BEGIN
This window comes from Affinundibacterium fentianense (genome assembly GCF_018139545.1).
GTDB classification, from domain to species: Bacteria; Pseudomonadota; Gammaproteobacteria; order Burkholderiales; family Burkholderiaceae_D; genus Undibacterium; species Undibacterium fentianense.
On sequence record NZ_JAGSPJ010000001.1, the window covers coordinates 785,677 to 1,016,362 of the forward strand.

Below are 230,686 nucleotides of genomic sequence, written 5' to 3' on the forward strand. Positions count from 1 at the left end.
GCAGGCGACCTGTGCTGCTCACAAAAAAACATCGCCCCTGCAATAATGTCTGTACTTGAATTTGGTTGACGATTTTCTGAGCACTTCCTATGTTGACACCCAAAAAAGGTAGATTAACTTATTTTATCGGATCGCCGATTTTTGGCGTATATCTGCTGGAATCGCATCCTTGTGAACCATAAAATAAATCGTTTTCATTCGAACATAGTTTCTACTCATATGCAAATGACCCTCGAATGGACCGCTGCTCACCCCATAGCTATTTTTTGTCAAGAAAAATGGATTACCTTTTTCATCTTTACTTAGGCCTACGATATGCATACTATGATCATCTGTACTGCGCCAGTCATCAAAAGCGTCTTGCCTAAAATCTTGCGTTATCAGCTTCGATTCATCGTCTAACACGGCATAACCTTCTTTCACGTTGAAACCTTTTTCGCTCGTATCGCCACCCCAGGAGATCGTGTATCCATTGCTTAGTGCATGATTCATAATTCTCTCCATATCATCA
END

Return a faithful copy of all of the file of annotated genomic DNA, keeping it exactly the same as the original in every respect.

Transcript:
This window comes from Affinundibacterium fentianense (genome assembly GCF_018139545.1).
GTDB classification, from domain to species: Bacteria; Pseudomonadota; Gammaproteobacteria; order Burkholderiales; family Burkholderiaceae_D; genus Undibacterium; species Undibacterium fentianense.
On sequence record NZ_JAGSPJ010000001.1, the window covers coordinates 785,677 to 1,016,362 of the forward strand.

Below are 230,686 nucleotides of genomic sequence, written 5' to 3' on the forward strand. Positions count from 1 at the left end.
GCAGGCGACCTGTGCTGCTCACAAAAAAACATCGCCCCTGCAATAATGTCTGTACTTGAATTTGGTTGACGATTTTCTGAGCACTTCCTATGTTGACACCCAAAAAAGGTAGATTAACTTATTTTATCGGATCGCCGATTTTTGGCGTATATCTGCTGGAATCGCATCCTTGTGAACCATAAAATAAATCGTTTTCATTCGAACATAGTTTCTACTCATATGCAAATGACCCTCGAATGGACCGCTGCTCACCCCATAGCTATTTTTTGTCAAGAAAAATGGATTACCTTTTTCATCTTTACTTAGGCCTACGATATGCATACTATGATCATCTGTACTGCGCCAGTCATCAAAAGCGTCTTGCCTAAAATCTTGCGTTATCAGCTTCGATTCATCGTCTAACACGGCATAACCTTCTTTCACGTTGAAACCTTTTTCGCTCGTATCGCCACCCCAGGAGATCGTGTATCCATTGCTTAGTGCATGATTCATAATTCTCTCCATATCATCA